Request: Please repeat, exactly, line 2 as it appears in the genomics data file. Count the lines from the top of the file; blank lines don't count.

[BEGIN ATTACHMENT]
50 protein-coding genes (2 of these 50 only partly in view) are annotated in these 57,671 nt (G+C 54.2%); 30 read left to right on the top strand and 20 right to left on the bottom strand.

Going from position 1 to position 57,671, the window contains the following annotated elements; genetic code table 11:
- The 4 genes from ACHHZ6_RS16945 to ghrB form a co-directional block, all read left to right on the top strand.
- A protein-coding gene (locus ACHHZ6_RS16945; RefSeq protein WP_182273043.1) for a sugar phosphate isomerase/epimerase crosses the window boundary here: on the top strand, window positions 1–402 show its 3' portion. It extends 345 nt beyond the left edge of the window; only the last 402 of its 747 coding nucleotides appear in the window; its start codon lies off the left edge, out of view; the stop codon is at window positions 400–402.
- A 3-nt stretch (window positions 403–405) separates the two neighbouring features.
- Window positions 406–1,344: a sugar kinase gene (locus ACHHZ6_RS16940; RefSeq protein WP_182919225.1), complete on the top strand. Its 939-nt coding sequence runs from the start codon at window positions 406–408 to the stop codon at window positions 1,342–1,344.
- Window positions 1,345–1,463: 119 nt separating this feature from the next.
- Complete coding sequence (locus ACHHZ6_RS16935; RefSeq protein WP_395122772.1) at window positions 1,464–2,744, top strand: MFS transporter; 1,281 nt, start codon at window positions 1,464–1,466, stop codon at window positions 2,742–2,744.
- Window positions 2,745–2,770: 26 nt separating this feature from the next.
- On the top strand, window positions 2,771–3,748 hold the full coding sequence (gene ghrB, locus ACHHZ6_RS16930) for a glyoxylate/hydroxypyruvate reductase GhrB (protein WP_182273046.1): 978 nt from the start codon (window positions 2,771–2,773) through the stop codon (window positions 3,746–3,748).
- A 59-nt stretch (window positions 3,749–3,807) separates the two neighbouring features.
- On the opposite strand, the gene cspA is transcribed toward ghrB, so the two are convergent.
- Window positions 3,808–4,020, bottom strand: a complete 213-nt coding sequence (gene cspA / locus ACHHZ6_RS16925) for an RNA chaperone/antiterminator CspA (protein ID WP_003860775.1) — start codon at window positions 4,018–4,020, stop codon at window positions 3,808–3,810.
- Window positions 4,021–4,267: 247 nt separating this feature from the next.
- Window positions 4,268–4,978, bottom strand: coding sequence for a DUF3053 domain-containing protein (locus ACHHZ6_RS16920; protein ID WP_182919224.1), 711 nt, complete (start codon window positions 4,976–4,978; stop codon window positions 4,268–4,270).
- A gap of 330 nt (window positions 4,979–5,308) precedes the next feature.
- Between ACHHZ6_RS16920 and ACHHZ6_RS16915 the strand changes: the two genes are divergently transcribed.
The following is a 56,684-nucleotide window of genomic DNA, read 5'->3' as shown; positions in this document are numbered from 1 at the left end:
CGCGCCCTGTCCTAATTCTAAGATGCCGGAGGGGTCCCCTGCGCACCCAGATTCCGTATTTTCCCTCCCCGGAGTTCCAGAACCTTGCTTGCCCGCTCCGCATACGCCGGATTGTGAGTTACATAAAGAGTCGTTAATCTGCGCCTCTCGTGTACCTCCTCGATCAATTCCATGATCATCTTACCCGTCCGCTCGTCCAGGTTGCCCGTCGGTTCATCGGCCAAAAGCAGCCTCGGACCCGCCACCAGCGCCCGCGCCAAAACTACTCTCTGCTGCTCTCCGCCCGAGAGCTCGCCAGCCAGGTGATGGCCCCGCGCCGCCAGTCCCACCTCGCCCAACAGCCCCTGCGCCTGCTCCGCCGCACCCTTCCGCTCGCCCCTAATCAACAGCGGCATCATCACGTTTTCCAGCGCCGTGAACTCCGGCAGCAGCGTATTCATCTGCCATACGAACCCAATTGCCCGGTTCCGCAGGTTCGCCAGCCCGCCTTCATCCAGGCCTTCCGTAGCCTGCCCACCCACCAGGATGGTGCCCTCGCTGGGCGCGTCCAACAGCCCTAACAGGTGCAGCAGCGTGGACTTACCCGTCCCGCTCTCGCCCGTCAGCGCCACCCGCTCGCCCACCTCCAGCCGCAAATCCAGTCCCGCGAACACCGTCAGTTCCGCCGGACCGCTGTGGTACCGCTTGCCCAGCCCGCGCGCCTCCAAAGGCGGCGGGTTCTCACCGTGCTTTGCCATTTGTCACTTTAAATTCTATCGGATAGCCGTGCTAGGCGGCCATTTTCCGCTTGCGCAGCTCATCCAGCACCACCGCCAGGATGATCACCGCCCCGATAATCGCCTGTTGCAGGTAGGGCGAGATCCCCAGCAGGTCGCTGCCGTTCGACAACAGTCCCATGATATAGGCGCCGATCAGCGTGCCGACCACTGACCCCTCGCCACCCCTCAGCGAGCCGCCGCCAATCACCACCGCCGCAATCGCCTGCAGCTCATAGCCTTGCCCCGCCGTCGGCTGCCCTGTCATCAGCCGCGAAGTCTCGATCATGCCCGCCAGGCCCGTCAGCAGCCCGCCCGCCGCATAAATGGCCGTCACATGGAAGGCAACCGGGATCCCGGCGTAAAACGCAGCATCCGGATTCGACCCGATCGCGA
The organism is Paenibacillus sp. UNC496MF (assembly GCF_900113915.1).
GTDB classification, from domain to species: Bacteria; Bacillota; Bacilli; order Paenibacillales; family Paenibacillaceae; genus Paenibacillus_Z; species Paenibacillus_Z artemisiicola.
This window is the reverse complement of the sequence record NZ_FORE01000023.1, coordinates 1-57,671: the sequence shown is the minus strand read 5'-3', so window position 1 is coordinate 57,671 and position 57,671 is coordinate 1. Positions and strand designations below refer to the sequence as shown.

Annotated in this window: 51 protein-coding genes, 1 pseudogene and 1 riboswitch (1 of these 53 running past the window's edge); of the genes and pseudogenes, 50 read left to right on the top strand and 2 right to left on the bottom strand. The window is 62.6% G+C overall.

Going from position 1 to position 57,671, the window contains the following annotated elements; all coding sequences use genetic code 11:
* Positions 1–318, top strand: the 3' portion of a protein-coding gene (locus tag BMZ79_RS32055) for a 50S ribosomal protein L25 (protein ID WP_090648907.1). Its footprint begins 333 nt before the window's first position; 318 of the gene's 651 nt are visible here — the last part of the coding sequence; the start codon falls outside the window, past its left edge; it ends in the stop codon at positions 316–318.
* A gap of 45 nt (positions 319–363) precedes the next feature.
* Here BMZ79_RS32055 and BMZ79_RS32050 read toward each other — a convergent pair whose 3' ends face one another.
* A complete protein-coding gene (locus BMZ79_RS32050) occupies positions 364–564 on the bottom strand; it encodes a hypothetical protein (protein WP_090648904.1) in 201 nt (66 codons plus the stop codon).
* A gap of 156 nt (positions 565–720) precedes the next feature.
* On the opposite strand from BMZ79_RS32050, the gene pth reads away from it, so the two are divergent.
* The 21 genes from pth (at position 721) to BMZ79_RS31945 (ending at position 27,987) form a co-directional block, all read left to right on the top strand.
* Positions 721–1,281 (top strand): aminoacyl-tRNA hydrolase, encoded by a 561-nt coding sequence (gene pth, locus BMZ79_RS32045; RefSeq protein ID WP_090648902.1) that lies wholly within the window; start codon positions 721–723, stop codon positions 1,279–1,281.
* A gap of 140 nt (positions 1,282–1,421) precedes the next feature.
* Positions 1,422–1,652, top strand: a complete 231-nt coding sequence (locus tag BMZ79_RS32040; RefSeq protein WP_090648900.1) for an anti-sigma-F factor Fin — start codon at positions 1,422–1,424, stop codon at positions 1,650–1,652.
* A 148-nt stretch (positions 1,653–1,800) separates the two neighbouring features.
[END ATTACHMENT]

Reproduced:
Going from position 1 to position 57,671, the window contains the following annotated elements; genetic code table 11: